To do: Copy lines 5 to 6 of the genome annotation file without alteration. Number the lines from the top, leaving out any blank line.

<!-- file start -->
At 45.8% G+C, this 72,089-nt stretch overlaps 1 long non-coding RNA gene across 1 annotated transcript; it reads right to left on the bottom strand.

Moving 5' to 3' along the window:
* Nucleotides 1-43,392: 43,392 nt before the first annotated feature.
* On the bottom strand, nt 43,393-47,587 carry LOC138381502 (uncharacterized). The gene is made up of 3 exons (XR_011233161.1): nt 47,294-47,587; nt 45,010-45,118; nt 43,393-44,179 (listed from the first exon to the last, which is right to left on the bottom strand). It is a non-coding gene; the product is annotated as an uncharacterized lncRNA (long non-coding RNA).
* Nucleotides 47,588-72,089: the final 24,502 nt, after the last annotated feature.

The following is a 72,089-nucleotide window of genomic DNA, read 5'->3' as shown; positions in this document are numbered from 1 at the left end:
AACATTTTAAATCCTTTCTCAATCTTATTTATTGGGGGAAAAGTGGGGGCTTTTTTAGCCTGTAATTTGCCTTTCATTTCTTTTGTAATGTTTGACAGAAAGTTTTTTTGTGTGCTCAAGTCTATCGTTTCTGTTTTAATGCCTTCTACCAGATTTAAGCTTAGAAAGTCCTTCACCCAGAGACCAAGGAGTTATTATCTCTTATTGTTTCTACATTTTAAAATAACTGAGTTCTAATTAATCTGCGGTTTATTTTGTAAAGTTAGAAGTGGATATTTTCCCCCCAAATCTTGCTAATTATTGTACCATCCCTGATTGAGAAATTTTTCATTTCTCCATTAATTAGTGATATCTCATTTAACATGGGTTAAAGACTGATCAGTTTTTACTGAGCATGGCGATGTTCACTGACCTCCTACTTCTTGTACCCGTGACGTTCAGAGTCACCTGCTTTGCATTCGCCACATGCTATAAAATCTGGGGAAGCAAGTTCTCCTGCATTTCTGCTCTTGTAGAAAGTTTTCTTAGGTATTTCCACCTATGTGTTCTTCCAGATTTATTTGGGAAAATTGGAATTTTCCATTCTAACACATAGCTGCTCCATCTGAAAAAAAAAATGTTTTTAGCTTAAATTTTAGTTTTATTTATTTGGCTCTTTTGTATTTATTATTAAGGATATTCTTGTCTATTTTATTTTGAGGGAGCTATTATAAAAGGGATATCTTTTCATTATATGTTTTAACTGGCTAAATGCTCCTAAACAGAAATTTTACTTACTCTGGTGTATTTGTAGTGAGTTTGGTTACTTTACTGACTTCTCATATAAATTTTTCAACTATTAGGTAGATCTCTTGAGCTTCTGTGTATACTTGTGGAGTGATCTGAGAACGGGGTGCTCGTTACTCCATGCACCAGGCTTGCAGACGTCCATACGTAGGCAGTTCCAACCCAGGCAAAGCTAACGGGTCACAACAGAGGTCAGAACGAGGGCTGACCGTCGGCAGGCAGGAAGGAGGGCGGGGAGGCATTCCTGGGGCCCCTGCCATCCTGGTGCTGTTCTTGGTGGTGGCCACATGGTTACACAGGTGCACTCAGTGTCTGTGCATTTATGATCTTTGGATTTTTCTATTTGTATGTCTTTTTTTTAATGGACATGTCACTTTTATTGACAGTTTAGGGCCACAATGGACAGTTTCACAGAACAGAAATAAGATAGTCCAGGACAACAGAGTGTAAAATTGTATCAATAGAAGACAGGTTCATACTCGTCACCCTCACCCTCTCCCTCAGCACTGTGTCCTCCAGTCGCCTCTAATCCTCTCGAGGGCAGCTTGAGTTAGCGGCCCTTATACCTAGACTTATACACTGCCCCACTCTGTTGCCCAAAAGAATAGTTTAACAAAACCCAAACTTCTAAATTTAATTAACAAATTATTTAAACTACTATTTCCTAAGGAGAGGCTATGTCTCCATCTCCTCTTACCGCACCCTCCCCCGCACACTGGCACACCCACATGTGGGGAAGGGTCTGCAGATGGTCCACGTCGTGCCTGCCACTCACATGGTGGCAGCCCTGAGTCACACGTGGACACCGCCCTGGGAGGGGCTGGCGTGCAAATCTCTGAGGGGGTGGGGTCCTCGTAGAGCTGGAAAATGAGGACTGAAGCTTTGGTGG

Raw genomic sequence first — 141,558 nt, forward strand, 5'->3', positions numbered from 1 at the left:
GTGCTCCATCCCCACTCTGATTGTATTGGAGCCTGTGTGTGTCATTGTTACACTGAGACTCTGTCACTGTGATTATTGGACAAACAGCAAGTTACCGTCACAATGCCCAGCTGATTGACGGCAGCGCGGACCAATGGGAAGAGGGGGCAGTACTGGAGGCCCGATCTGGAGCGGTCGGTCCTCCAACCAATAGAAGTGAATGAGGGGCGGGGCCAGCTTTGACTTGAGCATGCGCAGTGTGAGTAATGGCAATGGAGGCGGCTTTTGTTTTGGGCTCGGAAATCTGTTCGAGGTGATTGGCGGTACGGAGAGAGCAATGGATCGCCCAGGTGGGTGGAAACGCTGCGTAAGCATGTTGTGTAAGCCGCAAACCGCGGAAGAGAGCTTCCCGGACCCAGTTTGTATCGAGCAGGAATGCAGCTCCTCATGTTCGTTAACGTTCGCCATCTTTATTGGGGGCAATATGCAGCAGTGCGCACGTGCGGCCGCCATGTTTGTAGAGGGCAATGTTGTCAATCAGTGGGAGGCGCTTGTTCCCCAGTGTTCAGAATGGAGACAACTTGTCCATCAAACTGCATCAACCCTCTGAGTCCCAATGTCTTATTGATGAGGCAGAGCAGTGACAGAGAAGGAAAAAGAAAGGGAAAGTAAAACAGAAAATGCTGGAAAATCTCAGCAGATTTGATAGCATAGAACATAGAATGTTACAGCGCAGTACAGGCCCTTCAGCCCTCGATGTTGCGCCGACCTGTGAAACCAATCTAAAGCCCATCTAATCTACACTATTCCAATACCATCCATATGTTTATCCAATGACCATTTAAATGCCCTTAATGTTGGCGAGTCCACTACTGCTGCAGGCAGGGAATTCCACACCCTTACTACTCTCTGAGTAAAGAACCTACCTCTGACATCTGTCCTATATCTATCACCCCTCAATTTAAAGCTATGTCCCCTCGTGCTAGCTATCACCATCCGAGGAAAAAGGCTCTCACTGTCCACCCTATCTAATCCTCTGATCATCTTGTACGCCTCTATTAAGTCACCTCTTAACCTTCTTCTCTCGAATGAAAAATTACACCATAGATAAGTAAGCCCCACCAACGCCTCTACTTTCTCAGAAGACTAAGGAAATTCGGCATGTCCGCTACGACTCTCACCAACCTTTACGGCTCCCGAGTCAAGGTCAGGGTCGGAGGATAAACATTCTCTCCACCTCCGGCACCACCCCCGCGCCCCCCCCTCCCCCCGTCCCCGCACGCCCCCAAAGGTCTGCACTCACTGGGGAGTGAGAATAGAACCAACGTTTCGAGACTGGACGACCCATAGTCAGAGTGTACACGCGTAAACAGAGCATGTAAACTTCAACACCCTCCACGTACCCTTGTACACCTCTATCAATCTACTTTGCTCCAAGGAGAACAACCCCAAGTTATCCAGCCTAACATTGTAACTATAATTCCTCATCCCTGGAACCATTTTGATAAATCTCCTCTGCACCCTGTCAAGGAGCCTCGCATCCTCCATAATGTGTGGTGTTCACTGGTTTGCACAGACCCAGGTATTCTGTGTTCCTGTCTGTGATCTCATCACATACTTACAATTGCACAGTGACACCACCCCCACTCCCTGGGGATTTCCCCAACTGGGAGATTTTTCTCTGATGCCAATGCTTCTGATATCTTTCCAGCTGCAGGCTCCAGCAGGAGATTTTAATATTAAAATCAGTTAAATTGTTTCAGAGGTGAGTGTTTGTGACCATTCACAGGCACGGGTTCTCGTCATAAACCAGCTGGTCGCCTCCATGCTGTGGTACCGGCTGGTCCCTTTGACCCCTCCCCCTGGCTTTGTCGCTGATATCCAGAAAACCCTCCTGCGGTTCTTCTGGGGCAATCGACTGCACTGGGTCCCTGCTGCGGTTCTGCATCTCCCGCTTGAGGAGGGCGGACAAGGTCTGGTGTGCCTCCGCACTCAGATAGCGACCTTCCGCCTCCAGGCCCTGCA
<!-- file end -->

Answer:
* Nucleotides 47,588-72,089: the final 24,502 nt, after the last annotated feature.

The following is a 72,089-nucleotide window of genomic DNA, read 5'->3' as shown; positions in this document are numbered from 1 at the left end: